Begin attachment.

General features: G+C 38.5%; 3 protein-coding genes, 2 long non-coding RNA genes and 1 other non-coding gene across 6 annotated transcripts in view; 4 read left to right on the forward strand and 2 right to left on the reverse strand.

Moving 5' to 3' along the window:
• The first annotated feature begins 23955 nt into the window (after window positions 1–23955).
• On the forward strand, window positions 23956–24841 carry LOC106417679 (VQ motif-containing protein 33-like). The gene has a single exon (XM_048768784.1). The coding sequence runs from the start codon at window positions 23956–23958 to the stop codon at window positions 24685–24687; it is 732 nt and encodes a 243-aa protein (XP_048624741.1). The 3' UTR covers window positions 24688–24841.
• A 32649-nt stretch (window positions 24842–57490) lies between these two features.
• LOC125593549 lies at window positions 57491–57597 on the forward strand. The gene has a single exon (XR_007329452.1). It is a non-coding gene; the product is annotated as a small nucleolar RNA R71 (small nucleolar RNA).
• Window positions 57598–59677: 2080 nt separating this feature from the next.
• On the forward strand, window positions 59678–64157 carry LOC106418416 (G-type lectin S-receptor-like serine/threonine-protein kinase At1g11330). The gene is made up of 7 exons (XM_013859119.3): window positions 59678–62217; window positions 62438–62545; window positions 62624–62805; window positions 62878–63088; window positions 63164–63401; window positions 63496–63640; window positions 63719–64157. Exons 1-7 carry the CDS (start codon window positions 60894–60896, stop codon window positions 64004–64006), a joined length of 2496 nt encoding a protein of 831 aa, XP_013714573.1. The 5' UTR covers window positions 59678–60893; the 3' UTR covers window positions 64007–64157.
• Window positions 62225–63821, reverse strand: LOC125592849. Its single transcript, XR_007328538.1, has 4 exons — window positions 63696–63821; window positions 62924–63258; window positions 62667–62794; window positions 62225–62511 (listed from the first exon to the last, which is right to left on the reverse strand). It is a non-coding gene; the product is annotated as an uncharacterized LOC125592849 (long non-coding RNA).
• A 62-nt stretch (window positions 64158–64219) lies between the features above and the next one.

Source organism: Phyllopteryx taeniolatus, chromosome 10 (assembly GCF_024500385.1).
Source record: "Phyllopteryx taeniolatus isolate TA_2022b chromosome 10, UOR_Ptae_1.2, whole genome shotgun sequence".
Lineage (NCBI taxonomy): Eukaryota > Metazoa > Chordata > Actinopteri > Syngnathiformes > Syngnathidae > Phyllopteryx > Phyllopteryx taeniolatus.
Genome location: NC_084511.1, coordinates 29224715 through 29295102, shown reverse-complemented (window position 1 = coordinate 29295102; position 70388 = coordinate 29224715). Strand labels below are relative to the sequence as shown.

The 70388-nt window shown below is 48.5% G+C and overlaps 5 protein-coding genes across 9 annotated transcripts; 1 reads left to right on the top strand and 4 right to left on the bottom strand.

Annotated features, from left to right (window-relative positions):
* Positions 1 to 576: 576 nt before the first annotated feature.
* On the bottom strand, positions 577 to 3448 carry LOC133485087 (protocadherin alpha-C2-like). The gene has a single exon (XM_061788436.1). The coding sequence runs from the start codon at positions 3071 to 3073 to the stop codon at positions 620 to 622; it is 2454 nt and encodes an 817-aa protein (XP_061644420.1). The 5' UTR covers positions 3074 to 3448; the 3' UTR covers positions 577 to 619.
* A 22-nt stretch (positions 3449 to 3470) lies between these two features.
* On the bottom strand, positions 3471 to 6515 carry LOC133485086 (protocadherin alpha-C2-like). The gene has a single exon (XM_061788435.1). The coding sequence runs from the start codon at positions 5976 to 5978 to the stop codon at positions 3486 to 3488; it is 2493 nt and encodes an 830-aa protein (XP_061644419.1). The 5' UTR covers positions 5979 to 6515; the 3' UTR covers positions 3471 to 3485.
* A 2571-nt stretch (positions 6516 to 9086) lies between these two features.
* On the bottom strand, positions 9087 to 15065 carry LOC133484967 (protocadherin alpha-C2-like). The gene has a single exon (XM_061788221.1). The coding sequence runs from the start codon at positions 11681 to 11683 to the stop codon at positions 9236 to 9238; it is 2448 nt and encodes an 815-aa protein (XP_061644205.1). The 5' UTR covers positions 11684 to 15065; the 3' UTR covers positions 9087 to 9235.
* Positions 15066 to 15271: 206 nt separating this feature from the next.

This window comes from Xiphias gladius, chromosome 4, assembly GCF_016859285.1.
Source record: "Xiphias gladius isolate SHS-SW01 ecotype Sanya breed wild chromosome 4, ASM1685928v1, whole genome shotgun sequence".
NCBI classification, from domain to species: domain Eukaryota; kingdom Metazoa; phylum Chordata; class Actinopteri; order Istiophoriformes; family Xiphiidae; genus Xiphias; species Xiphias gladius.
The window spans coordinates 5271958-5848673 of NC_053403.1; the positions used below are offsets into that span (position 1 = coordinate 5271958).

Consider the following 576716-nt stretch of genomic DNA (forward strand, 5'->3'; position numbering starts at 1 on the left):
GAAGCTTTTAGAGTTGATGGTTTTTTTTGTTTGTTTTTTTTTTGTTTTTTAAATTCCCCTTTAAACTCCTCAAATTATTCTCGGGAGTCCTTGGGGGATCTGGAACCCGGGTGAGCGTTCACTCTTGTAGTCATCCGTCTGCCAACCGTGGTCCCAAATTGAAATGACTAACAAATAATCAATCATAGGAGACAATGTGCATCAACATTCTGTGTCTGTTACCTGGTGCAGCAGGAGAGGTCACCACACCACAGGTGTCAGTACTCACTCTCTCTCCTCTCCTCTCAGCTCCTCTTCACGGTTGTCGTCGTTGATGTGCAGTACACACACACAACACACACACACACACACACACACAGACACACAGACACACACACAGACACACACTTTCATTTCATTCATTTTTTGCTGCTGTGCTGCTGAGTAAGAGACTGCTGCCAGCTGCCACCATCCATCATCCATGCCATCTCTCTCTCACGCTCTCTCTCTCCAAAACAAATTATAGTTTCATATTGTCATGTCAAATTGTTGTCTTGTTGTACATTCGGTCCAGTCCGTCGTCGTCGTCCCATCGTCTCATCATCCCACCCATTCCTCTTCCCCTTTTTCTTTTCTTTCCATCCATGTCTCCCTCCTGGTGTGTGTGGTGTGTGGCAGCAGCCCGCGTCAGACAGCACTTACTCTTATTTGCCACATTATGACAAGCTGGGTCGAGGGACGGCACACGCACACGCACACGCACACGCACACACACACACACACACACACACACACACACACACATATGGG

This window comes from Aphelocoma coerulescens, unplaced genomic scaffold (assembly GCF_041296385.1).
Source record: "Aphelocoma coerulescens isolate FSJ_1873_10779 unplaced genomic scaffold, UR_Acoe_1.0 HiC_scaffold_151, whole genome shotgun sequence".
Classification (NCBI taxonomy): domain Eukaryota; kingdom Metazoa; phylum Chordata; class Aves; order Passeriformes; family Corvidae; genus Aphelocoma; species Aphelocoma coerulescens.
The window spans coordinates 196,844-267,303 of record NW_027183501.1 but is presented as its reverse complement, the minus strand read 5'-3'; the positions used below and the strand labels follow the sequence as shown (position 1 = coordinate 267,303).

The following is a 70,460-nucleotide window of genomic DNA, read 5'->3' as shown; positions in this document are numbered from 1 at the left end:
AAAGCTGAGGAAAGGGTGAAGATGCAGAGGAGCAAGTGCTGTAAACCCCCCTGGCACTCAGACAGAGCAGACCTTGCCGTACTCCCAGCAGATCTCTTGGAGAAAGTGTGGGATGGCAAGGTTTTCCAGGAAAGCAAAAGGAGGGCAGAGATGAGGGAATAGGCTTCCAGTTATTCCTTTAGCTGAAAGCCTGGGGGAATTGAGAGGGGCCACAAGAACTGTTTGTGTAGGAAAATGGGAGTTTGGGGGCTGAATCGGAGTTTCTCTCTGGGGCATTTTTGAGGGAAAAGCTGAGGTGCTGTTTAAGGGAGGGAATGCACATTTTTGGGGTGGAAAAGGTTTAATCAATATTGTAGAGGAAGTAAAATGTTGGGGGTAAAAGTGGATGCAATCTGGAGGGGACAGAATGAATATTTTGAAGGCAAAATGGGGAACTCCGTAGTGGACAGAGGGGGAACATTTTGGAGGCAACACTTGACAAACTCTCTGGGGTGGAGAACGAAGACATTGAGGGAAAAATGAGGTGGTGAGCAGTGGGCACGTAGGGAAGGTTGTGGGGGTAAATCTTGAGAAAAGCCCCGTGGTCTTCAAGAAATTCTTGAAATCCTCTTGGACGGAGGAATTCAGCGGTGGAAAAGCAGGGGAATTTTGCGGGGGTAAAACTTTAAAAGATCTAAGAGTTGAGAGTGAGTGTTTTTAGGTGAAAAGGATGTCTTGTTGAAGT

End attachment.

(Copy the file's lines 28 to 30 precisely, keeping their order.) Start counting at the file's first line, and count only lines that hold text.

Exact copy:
Consider the following 576716-nt stretch of genomic DNA (forward strand, 5'->3'; position numbering starts at 1 on the left):
GAAGCTTTTAGAGTTGATGGTTTTTTTTGTTTGTTTTTTTTTTGTTTTTTAAATTCCCCTTTAAACTCCTCAAATTATTCTCGGGAGTCCTTGGGGGATCTGGAACCCGGGTGAGCGTTCACTCTTGTAGTCATCCGTCTGCCAACCGTGGTCCCAAATTGAAATGACTAACAAATAATCAATCATAGGAGACAATGTGCATCAACATTCTGTGTCTGTTACCTGGTGCAGCAGGAGAGGTCACCACACCACAGGTGTCAGTACTCACTCTCTCTCCTCTCCTCTCAGCTCCTCTTCACGGTTGTCGTCGTTGATGTGCAGTACACACACACAACACACACACACACACACACACACAGACACACAGACACACACACAGACACACACTTTCATTTCATTCATTTTTTGCTGCTGTGCTGCTGAGTAAGAGACTGCTGCCAGCTGCCACCATCCATCATCCATGCCATCTCTCTCTCACGCTCTCTCTCTCCAAAACAAATTATAGTTTCATATTGTCATGTCAAATTGTTGTCTTGTTGTACATTCGGTCCAGTCCGTCGTCGTCGTCCCATCGTCTCATCATCCCACCCATTCCTCTTCCCCTTTTTCTTTTCTTTCCATCCATGTCTCCCTCCTGGTGTGTGTGGTGTGTGGCAGCAGCCCGCGTCAGACAGCACTTACTCTTATTTGCCACATTATGACAAGCTGGGTCGAGGGACGGCACACGCACACGCACACGCACACGCACACACACACACACACACACACACACACACACACACATATGGG

This window comes from Aphelocoma coerulescens, unplaced genomic scaffold (assembly GCF_041296385.1).